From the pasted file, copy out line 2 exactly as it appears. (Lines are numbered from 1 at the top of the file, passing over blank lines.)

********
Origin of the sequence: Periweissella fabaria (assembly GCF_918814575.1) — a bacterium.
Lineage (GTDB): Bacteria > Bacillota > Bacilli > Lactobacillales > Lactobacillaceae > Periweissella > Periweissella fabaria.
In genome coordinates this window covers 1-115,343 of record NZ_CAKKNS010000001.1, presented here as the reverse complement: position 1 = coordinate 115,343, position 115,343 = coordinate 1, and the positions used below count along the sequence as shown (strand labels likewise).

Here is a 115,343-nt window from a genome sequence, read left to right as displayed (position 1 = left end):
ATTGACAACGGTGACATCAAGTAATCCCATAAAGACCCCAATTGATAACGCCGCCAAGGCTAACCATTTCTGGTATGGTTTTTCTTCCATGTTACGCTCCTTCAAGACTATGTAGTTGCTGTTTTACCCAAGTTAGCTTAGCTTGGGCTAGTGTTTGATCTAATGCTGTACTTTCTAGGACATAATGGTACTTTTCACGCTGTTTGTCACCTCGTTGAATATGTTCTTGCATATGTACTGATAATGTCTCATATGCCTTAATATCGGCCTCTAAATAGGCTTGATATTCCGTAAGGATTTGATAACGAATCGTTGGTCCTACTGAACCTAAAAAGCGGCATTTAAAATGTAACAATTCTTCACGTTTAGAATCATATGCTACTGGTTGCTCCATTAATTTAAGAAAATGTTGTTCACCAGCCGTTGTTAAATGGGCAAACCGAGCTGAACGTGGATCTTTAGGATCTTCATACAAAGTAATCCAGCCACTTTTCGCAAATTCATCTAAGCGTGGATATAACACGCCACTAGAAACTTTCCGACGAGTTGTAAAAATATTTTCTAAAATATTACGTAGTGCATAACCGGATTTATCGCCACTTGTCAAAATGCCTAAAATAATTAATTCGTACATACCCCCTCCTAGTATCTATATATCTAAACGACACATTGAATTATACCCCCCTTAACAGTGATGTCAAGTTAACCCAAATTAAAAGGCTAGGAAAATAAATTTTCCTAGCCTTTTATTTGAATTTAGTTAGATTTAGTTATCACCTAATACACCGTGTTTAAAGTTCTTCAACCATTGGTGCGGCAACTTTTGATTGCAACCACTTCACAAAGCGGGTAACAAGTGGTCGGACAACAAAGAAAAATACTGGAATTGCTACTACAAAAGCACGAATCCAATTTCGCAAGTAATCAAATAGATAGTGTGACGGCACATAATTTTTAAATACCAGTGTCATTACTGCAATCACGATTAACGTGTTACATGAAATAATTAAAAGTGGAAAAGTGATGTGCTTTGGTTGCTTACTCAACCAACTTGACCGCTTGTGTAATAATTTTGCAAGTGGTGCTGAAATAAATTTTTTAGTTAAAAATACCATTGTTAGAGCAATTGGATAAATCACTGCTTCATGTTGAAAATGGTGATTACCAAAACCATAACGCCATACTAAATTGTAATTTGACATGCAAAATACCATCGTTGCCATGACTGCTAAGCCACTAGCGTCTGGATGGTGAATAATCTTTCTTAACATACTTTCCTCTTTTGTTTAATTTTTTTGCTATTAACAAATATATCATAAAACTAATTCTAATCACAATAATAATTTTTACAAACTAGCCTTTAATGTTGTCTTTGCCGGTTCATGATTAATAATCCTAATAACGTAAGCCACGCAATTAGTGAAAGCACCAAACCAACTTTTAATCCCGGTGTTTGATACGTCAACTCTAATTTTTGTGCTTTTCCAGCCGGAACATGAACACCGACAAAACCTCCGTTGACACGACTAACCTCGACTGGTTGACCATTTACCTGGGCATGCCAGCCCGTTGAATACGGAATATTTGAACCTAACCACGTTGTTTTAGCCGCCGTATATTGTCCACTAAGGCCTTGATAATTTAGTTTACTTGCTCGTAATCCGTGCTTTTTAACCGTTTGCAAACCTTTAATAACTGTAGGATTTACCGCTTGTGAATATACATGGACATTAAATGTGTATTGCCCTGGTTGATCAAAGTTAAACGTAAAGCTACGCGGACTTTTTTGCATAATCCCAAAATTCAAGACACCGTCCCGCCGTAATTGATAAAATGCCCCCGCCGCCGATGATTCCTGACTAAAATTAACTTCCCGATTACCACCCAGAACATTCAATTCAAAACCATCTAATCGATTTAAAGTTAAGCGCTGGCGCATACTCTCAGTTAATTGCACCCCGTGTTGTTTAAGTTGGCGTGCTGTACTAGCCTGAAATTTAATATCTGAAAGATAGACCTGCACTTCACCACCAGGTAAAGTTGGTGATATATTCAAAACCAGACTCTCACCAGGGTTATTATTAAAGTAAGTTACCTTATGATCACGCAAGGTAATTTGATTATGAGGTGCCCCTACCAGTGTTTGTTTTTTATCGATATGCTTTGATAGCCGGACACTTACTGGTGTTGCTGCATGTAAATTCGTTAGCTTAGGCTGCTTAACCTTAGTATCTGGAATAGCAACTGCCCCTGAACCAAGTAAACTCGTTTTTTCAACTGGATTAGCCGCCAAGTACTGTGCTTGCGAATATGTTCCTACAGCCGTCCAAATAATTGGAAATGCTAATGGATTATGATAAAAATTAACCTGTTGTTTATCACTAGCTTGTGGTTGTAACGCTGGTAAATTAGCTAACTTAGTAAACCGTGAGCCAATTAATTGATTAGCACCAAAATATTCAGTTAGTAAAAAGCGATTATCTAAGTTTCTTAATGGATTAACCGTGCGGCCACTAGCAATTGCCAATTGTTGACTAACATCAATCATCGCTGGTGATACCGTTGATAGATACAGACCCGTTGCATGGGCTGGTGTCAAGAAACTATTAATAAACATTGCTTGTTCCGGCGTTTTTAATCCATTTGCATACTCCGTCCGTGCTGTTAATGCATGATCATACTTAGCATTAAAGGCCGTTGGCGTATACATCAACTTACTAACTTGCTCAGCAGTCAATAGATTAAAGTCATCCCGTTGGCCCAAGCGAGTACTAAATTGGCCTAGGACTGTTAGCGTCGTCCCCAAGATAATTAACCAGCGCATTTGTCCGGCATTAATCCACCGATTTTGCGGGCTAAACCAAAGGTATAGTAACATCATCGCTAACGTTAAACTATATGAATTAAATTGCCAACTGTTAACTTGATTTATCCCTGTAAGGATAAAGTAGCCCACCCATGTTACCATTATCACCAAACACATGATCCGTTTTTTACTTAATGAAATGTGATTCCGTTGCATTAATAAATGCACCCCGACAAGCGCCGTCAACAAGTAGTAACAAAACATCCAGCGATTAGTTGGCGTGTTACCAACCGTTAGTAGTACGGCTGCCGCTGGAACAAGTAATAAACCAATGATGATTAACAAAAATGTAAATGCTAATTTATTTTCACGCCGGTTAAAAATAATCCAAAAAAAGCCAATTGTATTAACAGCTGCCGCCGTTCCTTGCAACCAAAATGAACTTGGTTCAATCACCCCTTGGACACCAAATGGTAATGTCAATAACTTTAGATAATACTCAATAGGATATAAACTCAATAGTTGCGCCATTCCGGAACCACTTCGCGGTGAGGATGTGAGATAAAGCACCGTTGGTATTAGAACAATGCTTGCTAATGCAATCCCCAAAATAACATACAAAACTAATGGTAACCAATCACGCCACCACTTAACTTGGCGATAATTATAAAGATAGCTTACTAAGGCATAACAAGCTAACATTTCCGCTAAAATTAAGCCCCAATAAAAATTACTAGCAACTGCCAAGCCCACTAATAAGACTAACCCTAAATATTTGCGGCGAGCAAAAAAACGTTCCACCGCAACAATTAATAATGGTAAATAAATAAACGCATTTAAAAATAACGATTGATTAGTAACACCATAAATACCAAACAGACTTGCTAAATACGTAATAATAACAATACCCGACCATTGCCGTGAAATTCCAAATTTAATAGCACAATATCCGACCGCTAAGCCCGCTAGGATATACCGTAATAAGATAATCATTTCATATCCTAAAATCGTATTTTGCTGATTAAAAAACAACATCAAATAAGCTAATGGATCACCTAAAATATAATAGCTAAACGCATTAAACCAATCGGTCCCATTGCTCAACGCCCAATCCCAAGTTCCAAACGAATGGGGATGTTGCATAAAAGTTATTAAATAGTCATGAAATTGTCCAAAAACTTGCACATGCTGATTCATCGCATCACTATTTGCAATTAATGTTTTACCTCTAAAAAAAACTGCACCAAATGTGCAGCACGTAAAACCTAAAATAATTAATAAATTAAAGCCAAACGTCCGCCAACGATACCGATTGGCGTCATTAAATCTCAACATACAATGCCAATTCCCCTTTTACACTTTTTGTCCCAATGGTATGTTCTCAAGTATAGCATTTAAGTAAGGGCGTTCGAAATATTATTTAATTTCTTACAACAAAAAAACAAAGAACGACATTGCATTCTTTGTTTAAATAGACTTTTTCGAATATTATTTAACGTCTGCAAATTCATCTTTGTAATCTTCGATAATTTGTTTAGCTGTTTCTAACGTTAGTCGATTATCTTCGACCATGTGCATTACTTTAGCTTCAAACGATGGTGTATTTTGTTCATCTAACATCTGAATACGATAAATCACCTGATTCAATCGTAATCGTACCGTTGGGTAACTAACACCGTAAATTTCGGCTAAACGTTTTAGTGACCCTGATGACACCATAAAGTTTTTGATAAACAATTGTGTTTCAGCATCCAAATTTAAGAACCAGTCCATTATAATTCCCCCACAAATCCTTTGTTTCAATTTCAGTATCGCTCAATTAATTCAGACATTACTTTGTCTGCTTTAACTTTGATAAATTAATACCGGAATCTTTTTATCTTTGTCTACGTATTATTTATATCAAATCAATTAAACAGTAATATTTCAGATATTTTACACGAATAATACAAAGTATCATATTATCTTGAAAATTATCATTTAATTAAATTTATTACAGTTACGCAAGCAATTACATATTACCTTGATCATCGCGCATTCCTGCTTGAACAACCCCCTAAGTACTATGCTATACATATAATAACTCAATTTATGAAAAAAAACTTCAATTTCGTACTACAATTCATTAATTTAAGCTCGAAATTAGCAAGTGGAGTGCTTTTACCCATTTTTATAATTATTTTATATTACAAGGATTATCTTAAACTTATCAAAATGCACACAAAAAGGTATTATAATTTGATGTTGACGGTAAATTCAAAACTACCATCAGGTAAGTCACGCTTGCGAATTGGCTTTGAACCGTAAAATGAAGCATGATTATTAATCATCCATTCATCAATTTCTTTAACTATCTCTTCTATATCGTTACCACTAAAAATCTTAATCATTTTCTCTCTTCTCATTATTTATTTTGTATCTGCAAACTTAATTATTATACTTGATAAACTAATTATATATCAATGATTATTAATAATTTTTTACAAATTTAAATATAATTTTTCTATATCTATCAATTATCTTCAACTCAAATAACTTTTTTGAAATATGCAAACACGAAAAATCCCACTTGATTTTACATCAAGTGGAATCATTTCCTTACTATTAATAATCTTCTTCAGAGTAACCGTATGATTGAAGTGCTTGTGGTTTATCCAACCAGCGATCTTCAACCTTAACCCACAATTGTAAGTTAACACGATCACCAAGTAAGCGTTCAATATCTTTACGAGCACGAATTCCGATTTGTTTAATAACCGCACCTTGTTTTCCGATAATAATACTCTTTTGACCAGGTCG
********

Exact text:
Lineage (GTDB): Bacteria > Bacillota > Bacilli > Lactobacillales > Lactobacillaceae > Periweissella > Periweissella fabaria.